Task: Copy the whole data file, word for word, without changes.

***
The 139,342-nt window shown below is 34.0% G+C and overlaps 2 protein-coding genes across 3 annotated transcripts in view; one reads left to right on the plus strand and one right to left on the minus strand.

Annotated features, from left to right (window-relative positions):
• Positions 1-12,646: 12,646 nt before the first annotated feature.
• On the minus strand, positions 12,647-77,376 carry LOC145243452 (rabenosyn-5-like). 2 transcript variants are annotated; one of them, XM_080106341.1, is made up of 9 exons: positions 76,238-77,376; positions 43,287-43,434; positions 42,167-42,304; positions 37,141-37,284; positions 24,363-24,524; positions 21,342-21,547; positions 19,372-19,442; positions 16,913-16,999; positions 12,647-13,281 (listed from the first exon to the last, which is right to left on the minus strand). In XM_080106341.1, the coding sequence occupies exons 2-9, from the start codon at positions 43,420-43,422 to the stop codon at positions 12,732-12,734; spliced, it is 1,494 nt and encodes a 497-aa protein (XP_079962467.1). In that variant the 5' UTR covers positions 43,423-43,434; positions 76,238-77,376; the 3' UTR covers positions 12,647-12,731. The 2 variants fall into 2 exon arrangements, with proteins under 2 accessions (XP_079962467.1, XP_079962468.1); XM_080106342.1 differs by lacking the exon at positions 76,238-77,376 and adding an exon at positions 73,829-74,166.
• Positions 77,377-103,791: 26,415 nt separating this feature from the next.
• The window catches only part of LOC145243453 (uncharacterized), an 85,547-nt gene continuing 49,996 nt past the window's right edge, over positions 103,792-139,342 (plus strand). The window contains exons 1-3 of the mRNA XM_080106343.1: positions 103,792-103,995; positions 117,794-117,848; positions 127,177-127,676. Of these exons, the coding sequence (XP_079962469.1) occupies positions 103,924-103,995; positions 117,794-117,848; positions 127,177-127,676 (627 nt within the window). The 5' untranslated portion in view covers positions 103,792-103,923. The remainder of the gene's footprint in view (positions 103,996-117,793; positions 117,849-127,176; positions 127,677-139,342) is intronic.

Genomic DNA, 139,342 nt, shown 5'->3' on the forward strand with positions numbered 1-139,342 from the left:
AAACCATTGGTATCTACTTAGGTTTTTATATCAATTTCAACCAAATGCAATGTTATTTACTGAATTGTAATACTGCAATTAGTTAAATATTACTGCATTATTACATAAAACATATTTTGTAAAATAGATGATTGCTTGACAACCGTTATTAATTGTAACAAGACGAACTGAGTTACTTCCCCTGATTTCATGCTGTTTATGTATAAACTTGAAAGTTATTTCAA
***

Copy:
The 139,342-nt window shown below is 34.0% G+C and overlaps 2 protein-coding genes across 3 annotated transcripts in view; one reads left to right on the plus strand and one right to left on the minus strand.

Annotated features, from left to right (window-relative positions):
• Positions 1-12,646: 12,646 nt before the first annotated feature.
• On the minus strand, positions 12,647-77,376 carry LOC145243452 (rabenosyn-5-like). 2 transcript variants are annotated; one of them, XM_080106341.1, is made up of 9 exons: positions 76,238-77,376; positions 43,287-43,434; positions 42,167-42,304; positions 37,141-37,284; positions 24,363-24,524; positions 21,342-21,547; positions 19,372-19,442; positions 16,913-16,999; positions 12,647-13,281 (listed from the first exon to the last, which is right to left on the minus strand). In XM_080106341.1, the coding sequence occupies exons 2-9, from the start codon at positions 43,420-43,422 to the stop codon at positions 12,732-12,734; spliced, it is 1,494 nt and encodes a 497-aa protein (XP_079962467.1). In that variant the 5' UTR covers positions 43,423-43,434; positions 76,238-77,376; the 3' UTR covers positions 12,647-12,731. The 2 variants fall into 2 exon arrangements, with proteins under 2 accessions (XP_079962467.1, XP_079962468.1); XM_080106342.1 differs by lacking the exon at positions 76,238-77,376 and adding an exon at positions 73,829-74,166.
• Positions 77,377-103,791: 26,415 nt separating this feature from the next.
• The window catches only part of LOC145243453 (uncharacterized), an 85,547-nt gene continuing 49,996 nt past the window's right edge, over positions 103,792-139,342 (plus strand). The window contains exons 1-3 of the mRNA XM_080106343.1: positions 103,792-103,995; positions 117,794-117,848; positions 127,177-127,676. Of these exons, the coding sequence (XP_079962469.1) occupies positions 103,924-103,995; positions 117,794-117,848; positions 127,177-127,676 (627 nt within the window). The 5' untranslated portion in view covers positions 103,792-103,923. The remainder of the gene's footprint in view (positions 103,996-117,793; positions 117,849-127,176; positions 127,677-139,342) is intronic.

Genomic DNA, 139,342 nt, shown 5'->3' on the forward strand with positions numbered 1-139,342 from the left:
AAACCATTGGTATCTACTTAGGTTTTTATATCAATTTCAACCAAATGCAATGTTATTTACTGAATTGTAATACTGCAATTAGTTAAATATTACTGCATTATTACATAAAACATATTTTGTAAAATAGATGATTGCTTGACAACCGTTATTAATTGTAACAAGACGAACTGAGTTACTTCCCCTGATTTCATGCTGTTTATGTATAAACTTGAAAGTTATTTCAA